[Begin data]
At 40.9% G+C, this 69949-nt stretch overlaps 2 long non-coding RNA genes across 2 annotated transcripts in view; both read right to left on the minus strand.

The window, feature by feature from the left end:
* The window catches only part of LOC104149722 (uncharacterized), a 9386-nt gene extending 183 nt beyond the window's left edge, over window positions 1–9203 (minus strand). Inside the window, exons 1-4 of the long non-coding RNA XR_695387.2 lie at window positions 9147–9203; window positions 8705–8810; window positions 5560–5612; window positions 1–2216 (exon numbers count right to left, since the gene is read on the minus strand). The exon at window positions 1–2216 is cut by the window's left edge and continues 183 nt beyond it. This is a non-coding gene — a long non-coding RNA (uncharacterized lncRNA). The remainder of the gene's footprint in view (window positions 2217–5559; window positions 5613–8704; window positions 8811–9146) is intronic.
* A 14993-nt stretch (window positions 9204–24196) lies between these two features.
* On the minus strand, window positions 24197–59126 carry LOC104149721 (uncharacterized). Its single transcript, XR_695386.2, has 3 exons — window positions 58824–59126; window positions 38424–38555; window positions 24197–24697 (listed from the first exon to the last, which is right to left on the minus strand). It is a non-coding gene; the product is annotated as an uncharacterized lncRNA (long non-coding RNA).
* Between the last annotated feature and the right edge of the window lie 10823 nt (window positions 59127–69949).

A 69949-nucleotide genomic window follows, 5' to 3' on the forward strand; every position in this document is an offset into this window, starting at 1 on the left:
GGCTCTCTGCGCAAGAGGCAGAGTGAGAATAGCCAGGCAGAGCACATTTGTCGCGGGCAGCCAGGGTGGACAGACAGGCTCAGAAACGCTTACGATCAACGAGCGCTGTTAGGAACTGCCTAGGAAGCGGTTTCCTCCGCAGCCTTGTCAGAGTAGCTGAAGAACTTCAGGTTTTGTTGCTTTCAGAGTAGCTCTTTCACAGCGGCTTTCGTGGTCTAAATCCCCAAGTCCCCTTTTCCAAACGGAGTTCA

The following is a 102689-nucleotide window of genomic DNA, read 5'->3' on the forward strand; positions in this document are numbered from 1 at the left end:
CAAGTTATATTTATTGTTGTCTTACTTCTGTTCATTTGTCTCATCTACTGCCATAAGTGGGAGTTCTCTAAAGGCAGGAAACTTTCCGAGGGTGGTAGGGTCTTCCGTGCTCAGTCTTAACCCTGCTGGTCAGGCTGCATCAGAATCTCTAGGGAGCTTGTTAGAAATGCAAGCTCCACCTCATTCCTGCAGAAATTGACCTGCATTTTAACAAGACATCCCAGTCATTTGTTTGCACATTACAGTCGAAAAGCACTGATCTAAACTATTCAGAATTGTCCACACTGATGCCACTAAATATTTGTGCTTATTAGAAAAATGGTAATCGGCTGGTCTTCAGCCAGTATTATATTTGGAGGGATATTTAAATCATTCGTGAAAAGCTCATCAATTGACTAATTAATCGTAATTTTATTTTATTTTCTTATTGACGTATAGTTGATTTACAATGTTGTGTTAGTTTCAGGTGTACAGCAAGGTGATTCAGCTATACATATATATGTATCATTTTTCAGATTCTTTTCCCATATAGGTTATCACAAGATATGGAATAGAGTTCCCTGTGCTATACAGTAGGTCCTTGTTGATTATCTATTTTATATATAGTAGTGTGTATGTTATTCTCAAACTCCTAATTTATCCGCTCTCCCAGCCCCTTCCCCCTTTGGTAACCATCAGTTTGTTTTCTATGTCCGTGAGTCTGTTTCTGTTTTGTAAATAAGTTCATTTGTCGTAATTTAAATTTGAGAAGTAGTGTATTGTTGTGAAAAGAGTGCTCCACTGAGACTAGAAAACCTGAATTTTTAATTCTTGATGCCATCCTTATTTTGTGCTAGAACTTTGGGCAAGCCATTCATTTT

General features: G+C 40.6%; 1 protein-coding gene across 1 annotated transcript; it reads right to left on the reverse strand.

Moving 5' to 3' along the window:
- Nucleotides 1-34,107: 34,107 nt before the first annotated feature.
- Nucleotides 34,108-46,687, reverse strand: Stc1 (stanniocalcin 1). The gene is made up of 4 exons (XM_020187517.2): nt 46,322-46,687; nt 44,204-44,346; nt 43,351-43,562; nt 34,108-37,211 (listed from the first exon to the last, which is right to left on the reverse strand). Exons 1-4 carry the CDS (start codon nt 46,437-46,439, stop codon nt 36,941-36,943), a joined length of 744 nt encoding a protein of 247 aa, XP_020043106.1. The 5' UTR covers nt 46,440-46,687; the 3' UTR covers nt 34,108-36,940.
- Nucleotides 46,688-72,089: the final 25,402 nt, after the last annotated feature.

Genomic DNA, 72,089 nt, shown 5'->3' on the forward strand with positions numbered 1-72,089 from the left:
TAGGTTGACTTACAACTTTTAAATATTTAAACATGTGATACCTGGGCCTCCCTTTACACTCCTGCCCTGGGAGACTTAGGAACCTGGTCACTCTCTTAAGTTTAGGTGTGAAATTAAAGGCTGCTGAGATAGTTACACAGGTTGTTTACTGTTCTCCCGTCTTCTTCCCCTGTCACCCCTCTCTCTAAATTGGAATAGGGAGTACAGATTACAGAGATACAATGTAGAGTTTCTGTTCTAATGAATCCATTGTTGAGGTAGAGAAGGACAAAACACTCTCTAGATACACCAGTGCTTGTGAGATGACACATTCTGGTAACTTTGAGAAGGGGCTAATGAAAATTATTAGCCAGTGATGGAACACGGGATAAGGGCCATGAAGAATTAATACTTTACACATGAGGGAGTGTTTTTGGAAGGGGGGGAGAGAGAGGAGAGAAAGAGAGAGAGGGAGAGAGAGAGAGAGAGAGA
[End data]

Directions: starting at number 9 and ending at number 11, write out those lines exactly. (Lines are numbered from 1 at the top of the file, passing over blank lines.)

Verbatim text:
The following is a 102689-nucleotide window of genomic DNA, read 5'->3' on the forward strand; positions in this document are numbered from 1 at the left end:
CAAGTTATATTTATTGTTGTCTTACTTCTGTTCATTTGTCTCATCTACTGCCATAAGTGGGAGTTCTCTAAAGGCAGGAAACTTTCCGAGGGTGGTAGGGTCTTCCGTGCTCAGTCTTAACCCTGCTGGTCAGGCTGCATCAGAATCTCTAGGGAGCTTGTTAGAAATGCAAGCTCCACCTCATTCCTGCAGAAATTGACCTGCATTTTAACAAGACATCCCAGTCATTTGTTTGCACATTACAGTCGAAAAGCACTGATCTAAACTATTCAGAATTGTCCACACTGATGCCACTAAATATTTGTGCTTATTAGAAAAATGGTAATCGGCTGGTCTTCAGCCAGTATTATATTTGGAGGGATATTTAAATCATTCGTGAAAAGCTCATCAATTGACTAATTAATCGTAATTTTATTTTATTTTCTTATTGACGTATAGTTGATTTACAATGTTGTGTTAGTTTCAGGTGTACAGCAAGGTGATTCAGCTATACATATATATGTATCATTTTTCAGATTCTTTTCCCATATAGGTTATCACAAGATATGGAATAGAGTTCCCTGTGCTATACAGTAGGTCCTTGTTGATTATCTATTTTATATATAGTAGTGTGTATGTTATTCTCAAACTCCTAATTTATCCGCTCTCCCAGCCCCTTCCCCCTTTGGTAACCATCAGTTTGTTTTCTATGTCCGTGAGTCTGTTTCTGTTTTGTAAATAAGTTCATTTGTCGTAATTTAAATTTGAGAAGTAGTGTATTGTTGTGAAAAGAGTGCTCCACTGAGACTAGAAAACCTGAATTTTTAATTCTTGATGCCATCCTTATTTTGTGCTAGAACTTTGGGCAAGCCATTCATTTT

General features: G+C 40.6%; 1 protein-coding gene across 1 annotated transcript; it reads right to left on the reverse strand.